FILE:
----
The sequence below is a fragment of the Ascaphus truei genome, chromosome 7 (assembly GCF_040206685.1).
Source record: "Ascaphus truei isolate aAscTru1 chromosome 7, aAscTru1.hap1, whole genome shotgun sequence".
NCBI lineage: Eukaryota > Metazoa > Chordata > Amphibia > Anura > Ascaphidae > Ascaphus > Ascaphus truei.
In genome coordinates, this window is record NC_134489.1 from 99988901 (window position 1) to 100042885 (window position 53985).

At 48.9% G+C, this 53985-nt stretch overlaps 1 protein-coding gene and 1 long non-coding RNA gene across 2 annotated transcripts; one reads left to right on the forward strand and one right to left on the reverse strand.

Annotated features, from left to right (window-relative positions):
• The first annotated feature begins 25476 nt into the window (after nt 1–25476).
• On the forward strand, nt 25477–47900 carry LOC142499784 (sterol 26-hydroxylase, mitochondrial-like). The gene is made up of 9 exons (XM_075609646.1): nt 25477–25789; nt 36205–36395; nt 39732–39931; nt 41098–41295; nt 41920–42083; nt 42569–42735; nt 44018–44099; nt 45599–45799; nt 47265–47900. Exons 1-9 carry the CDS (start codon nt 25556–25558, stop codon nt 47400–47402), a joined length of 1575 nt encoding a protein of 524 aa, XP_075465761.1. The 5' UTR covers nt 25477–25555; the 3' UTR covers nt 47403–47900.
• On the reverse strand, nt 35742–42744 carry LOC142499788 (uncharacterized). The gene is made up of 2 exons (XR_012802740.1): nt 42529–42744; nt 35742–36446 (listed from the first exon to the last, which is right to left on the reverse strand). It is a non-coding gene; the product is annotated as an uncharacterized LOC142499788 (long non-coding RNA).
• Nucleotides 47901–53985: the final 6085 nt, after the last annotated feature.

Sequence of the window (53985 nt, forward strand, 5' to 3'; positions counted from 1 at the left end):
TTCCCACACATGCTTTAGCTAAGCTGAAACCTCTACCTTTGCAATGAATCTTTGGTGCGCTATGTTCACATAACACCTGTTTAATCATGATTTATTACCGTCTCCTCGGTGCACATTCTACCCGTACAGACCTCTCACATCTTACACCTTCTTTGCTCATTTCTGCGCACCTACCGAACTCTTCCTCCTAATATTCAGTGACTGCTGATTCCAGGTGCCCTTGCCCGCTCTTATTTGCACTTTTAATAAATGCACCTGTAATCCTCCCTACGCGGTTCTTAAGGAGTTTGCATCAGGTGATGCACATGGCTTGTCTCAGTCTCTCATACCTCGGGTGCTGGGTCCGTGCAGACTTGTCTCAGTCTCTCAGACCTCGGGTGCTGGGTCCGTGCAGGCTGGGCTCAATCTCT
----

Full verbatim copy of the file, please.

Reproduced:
The sequence below is a fragment of the Ascaphus truei genome, chromosome 7 (assembly GCF_040206685.1).
Source record: "Ascaphus truei isolate aAscTru1 chromosome 7, aAscTru1.hap1, whole genome shotgun sequence".
NCBI lineage: Eukaryota > Metazoa > Chordata > Amphibia > Anura > Ascaphidae > Ascaphus > Ascaphus truei.
In genome coordinates, this window is record NC_134489.1 from 99988901 (window position 1) to 100042885 (window position 53985).

At 48.9% G+C, this 53985-nt stretch overlaps 1 protein-coding gene and 1 long non-coding RNA gene across 2 annotated transcripts; one reads left to right on the forward strand and one right to left on the reverse strand.

Annotated features, from left to right (window-relative positions):
• The first annotated feature begins 25476 nt into the window (after nt 1–25476).
• On the forward strand, nt 25477–47900 carry LOC142499784 (sterol 26-hydroxylase, mitochondrial-like). The gene is made up of 9 exons (XM_075609646.1): nt 25477–25789; nt 36205–36395; nt 39732–39931; nt 41098–41295; nt 41920–42083; nt 42569–42735; nt 44018–44099; nt 45599–45799; nt 47265–47900. Exons 1-9 carry the CDS (start codon nt 25556–25558, stop codon nt 47400–47402), a joined length of 1575 nt encoding a protein of 524 aa, XP_075465761.1. The 5' UTR covers nt 25477–25555; the 3' UTR covers nt 47403–47900.
• On the reverse strand, nt 35742–42744 carry LOC142499788 (uncharacterized). The gene is made up of 2 exons (XR_012802740.1): nt 42529–42744; nt 35742–36446 (listed from the first exon to the last, which is right to left on the reverse strand). It is a non-coding gene; the product is annotated as an uncharacterized LOC142499788 (long non-coding RNA).
• Nucleotides 47901–53985: the final 6085 nt, after the last annotated feature.

Sequence of the window (53985 nt, forward strand, 5' to 3'; positions counted from 1 at the left end):
TTCCCACACATGCTTTAGCTAAGCTGAAACCTCTACCTTTGCAATGAATCTTTGGTGCGCTATGTTCACATAACACCTGTTTAATCATGATTTATTACCGTCTCCTCGGTGCACATTCTACCCGTACAGACCTCTCACATCTTACACCTTCTTTGCTCATTTCTGCGCACCTACCGAACTCTTCCTCCTAATATTCAGTGACTGCTGATTCCAGGTGCCCTTGCCCGCTCTTATTTGCACTTTTAATAAATGCACCTGTAATCCTCCCTACGCGGTTCTTAAGGAGTTTGCATCAGGTGATGCACATGGCTTGTCTCAGTCTCTCATACCTCGGGTGCTGGGTCCGTGCAGACTTGTCTCAGTCTCTCAGACCTCGGGTGCTGGGTCCGTGCAGGCTGGGCTCAATCTCT